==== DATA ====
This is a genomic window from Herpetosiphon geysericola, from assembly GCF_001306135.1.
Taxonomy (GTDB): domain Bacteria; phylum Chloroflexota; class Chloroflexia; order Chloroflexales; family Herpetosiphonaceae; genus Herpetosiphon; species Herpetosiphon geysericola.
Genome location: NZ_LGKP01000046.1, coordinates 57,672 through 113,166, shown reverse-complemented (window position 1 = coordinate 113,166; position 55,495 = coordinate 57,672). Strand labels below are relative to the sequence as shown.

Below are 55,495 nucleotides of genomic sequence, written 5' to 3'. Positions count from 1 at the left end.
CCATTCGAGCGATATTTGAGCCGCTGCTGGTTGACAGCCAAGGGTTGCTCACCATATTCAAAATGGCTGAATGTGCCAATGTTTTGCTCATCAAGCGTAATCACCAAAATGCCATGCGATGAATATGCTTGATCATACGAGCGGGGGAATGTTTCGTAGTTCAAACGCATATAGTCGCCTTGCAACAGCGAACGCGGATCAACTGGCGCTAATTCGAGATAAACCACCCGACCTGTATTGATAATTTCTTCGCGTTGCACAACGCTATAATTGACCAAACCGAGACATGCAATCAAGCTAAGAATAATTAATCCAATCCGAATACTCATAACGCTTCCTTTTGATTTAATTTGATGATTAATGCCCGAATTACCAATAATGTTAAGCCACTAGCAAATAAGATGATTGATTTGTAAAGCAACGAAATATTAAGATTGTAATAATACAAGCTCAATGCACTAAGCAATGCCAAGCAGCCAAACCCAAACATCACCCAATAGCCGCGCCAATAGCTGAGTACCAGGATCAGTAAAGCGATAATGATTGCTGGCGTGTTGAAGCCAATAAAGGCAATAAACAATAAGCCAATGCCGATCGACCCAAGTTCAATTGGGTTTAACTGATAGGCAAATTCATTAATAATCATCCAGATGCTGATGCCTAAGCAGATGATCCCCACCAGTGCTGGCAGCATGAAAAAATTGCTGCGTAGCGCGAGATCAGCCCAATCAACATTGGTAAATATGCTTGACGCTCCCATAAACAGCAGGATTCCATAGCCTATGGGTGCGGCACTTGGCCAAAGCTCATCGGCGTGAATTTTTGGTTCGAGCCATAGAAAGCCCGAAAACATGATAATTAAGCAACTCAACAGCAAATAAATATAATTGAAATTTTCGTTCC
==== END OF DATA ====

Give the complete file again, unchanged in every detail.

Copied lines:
This is a genomic window from Herpetosiphon geysericola, from assembly GCF_001306135.1.
Taxonomy (GTDB): domain Bacteria; phylum Chloroflexota; class Chloroflexia; order Chloroflexales; family Herpetosiphonaceae; genus Herpetosiphon; species Herpetosiphon geysericola.
Genome location: NZ_LGKP01000046.1, coordinates 57,672 through 113,166, shown reverse-complemented (window position 1 = coordinate 113,166; position 55,495 = coordinate 57,672). Strand labels below are relative to the sequence as shown.

Below are 55,495 nucleotides of genomic sequence, written 5' to 3'. Positions count from 1 at the left end.
CCATTCGAGCGATATTTGAGCCGCTGCTGGTTGACAGCCAAGGGTTGCTCACCATATTCAAAATGGCTGAATGTGCCAATGTTTTGCTCATCAAGCGTAATCACCAAAATGCCATGCGATGAATATGCTTGATCATACGAGCGGGGGAATGTTTCGTAGTTCAAACGCATATAGTCGCCTTGCAACAGCGAACGCGGATCAACTGGCGCTAATTCGAGATAAACCACCCGACCTGTATTGATAATTTCTTCGCGTTGCACAACGCTATAATTGACCAAACCGAGACATGCAATCAAGCTAAGAATAATTAATCCAATCCGAATACTCATAACGCTTCCTTTTGATTTAATTTGATGATTAATGCCCGAATTACCAATAATGTTAAGCCACTAGCAAATAAGATGATTGATTTGTAAAGCAACGAAATATTAAGATTGTAATAATACAAGCTCAATGCACTAAGCAATGCCAAGCAGCCAAACCCAAACATCACCCAATAGCCGCGCCAATAGCTGAGTACCAGGATCAGTAAAGCGATAATGATTGCTGGCGTGTTGAAGCCAATAAAGGCAATAAACAATAAGCCAATGCCGATCGACCCAAGTTCAATTGGGTTTAACTGATAGGCAAATTCATTAATAATCATCCAGATGCTGATGCCTAAGCAGATGATCCCCACCAGTGCTGGCAGCATGAAAAAATTGCTGCGTAGCGCGAGATCAGCCCAATCAACATTGGTAAATATGCTTGACGCTCCCATAAACAGCAGGATTCCATAGCCTATGGGTGCGGCACTTGGCCAAAGCTCATCGGCGTGAATTTTTGGTTCGAGCCATAGAAAGCCCGAAAACATGATAATTAAGCAACTCAACAGCAAATAAATATAATTGAAATTTTCGTTCC